Contrary to ISO-9899:1999, Sun Solaris starts with Sunday as 1. As a result, %u may not function as described in this manual.
The %e modifier is not supported in the Windows implementation of this function. To achieve this value, the %#d modifier can be used instead. The example below illustrates how to write a cross platform compatible function.
The %z and %Z modifiers both return the time zone name instead of the offset or abbreviation.
macOS and musl only: The %P modifier is not supported in the macOS implementation of this function.
The optional timestamp parameter is an int Unix timestamp that defaults to the current local time if timestamp is omitted or null. In other words, it defaults to the value of time.
Returns a string formatted according format using the given timestamp or the current local time if no timestamp is given. Month and weekday names and other language-dependent strings respect the current locale set with setlocale. The function returns false if format is empty, contains unsupported conversion specifiers, or if the length of the returned string would be greater than 4095.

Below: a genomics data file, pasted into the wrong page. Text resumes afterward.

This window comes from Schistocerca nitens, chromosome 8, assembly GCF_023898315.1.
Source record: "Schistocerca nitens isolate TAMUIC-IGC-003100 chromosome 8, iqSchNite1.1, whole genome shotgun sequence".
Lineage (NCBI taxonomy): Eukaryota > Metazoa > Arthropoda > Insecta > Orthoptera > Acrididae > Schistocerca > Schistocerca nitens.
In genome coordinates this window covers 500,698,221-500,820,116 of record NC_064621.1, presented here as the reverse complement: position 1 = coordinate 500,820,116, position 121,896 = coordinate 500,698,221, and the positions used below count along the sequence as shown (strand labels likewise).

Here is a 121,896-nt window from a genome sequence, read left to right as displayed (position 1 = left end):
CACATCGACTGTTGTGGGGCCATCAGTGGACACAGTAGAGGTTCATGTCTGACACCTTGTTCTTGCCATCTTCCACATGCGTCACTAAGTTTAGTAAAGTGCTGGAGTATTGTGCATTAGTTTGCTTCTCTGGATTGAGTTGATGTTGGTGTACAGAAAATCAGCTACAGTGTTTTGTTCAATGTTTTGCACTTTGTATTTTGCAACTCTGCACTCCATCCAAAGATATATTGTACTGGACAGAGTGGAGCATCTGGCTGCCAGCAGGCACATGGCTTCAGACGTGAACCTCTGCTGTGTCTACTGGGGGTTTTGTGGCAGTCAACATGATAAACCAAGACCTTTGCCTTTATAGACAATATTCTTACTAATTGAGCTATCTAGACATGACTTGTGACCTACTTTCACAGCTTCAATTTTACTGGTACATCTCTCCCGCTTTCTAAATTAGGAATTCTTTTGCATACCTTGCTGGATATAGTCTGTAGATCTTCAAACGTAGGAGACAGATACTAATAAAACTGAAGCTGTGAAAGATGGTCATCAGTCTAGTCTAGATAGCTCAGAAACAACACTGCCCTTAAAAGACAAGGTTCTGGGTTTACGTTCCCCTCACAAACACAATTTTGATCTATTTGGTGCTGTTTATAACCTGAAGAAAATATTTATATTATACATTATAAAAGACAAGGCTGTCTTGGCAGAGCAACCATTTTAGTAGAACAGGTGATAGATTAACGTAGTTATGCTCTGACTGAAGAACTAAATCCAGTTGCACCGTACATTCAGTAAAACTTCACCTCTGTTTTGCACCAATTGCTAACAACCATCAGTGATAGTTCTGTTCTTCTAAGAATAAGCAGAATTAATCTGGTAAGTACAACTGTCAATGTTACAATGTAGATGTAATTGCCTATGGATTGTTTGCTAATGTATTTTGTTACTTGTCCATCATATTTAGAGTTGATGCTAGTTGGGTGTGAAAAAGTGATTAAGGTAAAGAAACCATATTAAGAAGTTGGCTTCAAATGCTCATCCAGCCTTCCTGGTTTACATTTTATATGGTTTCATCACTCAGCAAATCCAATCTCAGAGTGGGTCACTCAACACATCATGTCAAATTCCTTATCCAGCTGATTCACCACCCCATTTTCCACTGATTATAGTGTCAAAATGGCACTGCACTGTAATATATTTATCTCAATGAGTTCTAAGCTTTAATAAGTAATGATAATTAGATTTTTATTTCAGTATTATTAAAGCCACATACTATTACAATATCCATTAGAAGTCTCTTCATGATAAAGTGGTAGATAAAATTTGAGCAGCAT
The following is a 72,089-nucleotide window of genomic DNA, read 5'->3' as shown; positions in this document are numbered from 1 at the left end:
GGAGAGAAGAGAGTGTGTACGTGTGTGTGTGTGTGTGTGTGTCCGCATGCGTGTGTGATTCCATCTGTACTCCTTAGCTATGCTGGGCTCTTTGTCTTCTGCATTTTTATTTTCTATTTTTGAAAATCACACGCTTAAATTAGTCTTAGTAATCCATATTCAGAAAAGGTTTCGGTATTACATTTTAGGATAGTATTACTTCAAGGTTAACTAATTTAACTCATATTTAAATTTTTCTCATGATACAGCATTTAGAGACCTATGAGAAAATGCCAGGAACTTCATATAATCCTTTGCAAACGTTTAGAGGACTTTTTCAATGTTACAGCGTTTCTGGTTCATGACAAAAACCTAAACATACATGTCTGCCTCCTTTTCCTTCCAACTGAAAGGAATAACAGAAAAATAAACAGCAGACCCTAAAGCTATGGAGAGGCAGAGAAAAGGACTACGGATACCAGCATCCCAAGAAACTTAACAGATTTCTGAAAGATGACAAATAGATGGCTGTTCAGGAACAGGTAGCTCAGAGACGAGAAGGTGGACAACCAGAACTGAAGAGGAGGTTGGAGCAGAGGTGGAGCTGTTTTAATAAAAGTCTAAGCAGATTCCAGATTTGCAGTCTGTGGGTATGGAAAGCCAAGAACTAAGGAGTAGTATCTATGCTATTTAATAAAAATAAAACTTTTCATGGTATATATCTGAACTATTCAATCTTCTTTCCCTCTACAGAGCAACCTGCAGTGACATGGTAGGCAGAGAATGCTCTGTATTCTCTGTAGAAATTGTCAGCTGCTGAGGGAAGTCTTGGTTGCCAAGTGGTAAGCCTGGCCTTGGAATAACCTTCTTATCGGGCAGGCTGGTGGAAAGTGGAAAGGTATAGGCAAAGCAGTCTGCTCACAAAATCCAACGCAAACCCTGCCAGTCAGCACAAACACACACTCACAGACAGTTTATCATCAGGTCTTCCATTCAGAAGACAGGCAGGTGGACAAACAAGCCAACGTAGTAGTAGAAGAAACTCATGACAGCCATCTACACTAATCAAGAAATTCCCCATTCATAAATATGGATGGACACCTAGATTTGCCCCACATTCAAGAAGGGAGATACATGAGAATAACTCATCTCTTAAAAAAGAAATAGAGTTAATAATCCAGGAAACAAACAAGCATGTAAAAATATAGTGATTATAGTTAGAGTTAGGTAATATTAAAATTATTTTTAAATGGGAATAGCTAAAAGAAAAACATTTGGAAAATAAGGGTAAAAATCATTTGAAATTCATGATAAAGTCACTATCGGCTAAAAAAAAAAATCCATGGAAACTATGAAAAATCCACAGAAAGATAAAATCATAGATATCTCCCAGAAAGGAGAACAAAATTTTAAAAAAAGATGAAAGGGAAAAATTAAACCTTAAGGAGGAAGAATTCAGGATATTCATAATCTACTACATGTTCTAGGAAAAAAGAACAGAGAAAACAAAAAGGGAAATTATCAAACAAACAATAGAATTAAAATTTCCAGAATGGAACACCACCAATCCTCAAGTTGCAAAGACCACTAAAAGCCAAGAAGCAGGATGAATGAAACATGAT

Exceptions and Errors
Every call to a date/time function will generate a E_WARNING if the time zone is not valid. See also date_default_timezone_set
As the output is dependent upon the underlying C library, some conversion specifiers are not supported. On Windows, supplying unknown conversion specifiers will result in 5 E_WARNING messages and return false. On other operating systems you may not get any E_WARNING messages and the output may contain the conversion specifiers unconverted.
%G and %V, which are based on ISO 8601:1988 week numbers can give unexpected (albeit correct) results if the numbering system is not thoroughly understood. See %V examples in this manual page.
|8.0.0||timestamp is nullable now.|